+ Extreme Programming (XP)
Extreme programming is another offshoot of Agile and is a methodology designed to improve the quality (and simplicity) of software and the ability of a development team to adapt to customers’ needs. Much like the original Agile formula, XP is characterized by short work sprints, frequent iterations, and constant collaboration with stakeholders. Change can happen within a sprint: if work hasn’t started on a certain feature, it can be swapped out and replaced by a similar task.
+ Adaptive Project Framework (APF)
Adaptive Project Framework grew from the view that most IT projects can’t be managed using traditional project management methods, due to uncertain and changing requirements.
Thus APF begins with a Requirements Breakdown Structure (RBS) to define strategic project goals based on product requirements, functions, sub-functions, and features. The project proceeds in iterative stages, and at the end of each stage, teams evaluate previous results in order to improve performance and practices. Stakeholders can also change the project’s scope at the start of each stage in order for the team to produce the most business value.
D. The Change Management Methodologies
There are the methodologies that deal with managing projects but with an extra focus on change management especially planning for risks and taking control of change when it happens. Notable methods include:
+ Event Chain Methodology (ECM)
The underlying idea behind event chain methodology is that there are potential risks that often lie outside the project’s scope. It’s important to prepare for these risks and plan what to do if they occur. Why? Unexpected events will impact your project’s schedule, deliverables, and potentially its success.
+ Extreme Project Management (XPM)
Extreme project management (XPM) is the opposite of Waterfall in that it offers you a way to manage massive change and still move forward to project completion. In XPM, you can alter the project plan, budget, and even the final deliverable to fit changing needs, no matter where the project is. It’s the perfect way to manage projects that have a short timeline of anywhere from a few weeks to mere days.
E. The Process-based Methodologies
Then there are the project management methods which practically veer into the areas of business process management (BPM) wherein each method focuses on work as a collection of processes. While project management purists may argue that these methods belong on some other list, we argue that these are still quite valid ways to plan for and execute a project plan.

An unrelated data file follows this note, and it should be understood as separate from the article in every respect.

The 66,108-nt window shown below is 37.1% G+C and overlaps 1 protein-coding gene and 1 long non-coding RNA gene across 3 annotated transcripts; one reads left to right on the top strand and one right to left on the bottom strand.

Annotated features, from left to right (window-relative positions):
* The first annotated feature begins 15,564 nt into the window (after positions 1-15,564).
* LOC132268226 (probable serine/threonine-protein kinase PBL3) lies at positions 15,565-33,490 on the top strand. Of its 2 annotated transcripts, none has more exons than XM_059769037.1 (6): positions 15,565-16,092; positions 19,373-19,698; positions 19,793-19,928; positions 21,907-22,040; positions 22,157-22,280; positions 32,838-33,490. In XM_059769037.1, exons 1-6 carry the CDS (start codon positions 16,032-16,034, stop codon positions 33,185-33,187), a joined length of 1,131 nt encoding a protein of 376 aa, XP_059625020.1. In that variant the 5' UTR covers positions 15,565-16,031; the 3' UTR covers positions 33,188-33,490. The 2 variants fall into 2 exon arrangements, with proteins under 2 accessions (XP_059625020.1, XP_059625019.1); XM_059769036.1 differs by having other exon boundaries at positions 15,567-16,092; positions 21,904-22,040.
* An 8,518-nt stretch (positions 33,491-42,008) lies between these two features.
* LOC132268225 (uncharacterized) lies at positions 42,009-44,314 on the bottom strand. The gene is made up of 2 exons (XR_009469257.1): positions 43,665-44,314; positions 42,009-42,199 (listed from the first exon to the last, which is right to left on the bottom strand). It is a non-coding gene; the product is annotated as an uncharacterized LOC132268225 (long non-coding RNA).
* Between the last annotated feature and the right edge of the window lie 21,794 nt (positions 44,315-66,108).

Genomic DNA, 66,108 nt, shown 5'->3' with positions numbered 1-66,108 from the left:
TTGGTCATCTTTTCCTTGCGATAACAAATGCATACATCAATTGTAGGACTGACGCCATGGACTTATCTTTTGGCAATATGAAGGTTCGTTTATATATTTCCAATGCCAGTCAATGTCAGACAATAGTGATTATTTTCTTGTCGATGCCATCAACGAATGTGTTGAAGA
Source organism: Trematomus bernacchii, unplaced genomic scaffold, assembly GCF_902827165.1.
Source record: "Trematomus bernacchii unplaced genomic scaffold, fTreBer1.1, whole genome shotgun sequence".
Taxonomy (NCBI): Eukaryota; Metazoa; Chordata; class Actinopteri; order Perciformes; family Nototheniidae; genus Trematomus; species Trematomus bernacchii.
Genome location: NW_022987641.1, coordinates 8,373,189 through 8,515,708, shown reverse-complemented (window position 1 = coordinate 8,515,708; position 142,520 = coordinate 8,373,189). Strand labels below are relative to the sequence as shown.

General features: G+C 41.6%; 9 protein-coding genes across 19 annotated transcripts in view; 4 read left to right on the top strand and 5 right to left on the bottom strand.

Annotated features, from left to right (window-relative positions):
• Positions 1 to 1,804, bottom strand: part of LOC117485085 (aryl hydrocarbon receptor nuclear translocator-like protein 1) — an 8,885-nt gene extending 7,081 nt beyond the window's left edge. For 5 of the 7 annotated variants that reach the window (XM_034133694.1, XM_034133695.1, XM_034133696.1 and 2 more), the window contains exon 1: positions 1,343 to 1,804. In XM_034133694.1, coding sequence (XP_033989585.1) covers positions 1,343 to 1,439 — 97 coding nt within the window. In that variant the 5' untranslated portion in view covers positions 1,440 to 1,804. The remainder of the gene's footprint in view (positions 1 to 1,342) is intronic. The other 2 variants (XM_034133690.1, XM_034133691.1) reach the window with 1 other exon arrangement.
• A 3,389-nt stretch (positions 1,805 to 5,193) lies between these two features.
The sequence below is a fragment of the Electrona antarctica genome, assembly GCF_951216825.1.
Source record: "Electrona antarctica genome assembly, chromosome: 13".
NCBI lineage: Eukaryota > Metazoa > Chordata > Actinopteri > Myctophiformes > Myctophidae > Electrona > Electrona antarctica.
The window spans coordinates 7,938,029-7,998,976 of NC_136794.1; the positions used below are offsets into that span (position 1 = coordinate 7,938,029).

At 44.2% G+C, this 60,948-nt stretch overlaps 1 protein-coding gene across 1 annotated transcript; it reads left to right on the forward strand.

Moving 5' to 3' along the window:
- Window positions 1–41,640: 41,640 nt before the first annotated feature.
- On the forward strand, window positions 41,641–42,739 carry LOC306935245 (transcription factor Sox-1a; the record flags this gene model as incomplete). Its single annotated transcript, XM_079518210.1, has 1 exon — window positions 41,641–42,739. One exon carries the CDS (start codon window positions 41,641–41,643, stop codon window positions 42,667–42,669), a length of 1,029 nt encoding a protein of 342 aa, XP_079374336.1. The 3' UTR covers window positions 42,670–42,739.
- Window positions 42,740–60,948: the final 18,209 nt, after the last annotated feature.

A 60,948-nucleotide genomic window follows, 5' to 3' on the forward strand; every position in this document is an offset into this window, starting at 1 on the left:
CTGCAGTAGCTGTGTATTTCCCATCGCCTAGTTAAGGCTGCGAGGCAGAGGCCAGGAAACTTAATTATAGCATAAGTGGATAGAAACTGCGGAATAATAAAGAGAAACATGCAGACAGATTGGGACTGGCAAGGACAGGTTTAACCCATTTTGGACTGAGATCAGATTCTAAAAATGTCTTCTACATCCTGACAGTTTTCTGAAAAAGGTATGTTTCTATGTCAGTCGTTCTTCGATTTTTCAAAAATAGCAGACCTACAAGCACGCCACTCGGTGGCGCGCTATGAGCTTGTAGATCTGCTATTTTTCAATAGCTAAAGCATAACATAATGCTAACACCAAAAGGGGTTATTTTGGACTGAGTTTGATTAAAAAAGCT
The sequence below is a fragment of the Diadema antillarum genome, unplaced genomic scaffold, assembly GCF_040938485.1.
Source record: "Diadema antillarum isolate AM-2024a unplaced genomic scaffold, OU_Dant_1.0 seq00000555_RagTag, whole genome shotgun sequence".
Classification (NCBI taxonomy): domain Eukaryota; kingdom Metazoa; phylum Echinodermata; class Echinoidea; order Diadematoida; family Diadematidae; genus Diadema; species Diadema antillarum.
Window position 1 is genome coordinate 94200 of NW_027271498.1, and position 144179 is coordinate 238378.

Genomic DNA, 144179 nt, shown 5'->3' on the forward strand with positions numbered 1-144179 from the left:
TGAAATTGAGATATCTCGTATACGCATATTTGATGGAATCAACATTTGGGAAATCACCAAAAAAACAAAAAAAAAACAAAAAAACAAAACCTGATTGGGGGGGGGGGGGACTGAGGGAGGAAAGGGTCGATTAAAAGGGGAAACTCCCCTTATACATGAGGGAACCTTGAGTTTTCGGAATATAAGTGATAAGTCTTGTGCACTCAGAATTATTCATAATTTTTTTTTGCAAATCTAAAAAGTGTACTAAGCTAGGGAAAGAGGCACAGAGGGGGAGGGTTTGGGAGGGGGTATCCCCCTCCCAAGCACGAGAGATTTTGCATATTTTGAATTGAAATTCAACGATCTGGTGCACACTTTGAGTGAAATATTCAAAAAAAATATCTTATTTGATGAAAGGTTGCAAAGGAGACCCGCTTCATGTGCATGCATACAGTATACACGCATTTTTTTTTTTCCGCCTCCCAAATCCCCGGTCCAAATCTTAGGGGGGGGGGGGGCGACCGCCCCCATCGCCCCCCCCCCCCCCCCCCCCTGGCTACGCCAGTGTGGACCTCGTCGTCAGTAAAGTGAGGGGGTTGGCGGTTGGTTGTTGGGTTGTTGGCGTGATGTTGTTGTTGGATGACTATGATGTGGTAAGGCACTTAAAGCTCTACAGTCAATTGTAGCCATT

Lean is a methodology that is focused on streamlining and cutting out waste. The first step is to create a work process breakdown to identify and eliminate bottlenecks, delays, and all forms of waste (“muda”). The goal is to do more with less: i.e. deliver value to the customer using less manpower, less money, and less time.
+ Six Sigma
Six Sigma is a statistics-based methodology that seeks to improve the quality of a process by measuring the defects or bugs present and getting it down as close to zero as possible. A process can therefore attain a rating of Six Sigma if 99.99966% of the final product — your project deliverable — is defect-free.
+ Lean Six Sigma
Combining the minimalist approach of Lean (“no waste!”) and the quality improvement of Six Sigma (“zero defects!”), Lean Six Sigma focuses on eliminating waste so that projects are more efficient, cost effective, and truly answer customers’ needs.
+ Process-Based Project Management
Process-based Project Management is a methodology that aligns all project objectives with a company’s larger mission and corporate values. Thus all project goals and tasks remain strategic, and must roll up to the larger corporate objectives. The actual steps involved include: defining the process, establishing metrics, measuring processes, and adjusting objectives when these prove unstable, planning improvements and then implementing them.
F. The Other Methodologies
PRINCE2 stands for Projects In Controlled Environments. It’s a method for managing projects used by the UK government and characterized by a product-based planning approach. In PRINCE2, high level activities such as setting the business justification and resource allocation are owned by a structured project board while a project manager takes care of the lower level, day-to-day activities such as scheduling. This methodology gives teams greater control of resources and the ability to mitigate risk effectively.
First off, this is not the surveillance program of the same name initiated by the US National Security Agency. Instead, PRiSM stands for Projects Integrating Sustainable Methods and is a project management methodology that is aimed at managing change while incorporating environmental sustainability into its processes. The goal with PRiSM is to complete projects while reducing a company’s negative environmental and social impact. It is, quite literally, green project management.
+ Benefits Realization
From conception to execution to delivery and beyond, the Benefits Realization methodology focuses on whether your deliverable satisfies the benefits the customer is expecting to get from it, not just whether or not a product was delivered on time or within budget. This methodology ensures that you deliver real value to customers and stakeholders.